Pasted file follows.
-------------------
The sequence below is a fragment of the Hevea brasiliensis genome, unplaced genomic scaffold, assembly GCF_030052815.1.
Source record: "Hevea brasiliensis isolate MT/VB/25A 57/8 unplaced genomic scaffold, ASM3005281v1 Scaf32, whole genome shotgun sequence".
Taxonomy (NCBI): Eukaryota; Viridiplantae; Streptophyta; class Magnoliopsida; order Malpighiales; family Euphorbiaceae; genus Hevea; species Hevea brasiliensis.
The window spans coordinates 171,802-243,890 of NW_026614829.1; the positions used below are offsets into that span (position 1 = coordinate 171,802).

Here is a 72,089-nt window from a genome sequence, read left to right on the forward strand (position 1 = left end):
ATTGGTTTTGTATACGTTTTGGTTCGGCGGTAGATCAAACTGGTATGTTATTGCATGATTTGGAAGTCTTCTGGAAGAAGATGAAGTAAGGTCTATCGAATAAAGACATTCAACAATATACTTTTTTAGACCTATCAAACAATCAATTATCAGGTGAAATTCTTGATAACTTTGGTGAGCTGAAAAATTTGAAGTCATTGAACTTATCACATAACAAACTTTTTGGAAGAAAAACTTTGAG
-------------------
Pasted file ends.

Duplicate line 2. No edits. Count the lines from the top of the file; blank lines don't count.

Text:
Source record: "Hevea brasiliensis isolate MT/VB/25A 57/8 unplaced genomic scaffold, ASM3005281v1 Scaf32, whole genome shotgun sequence".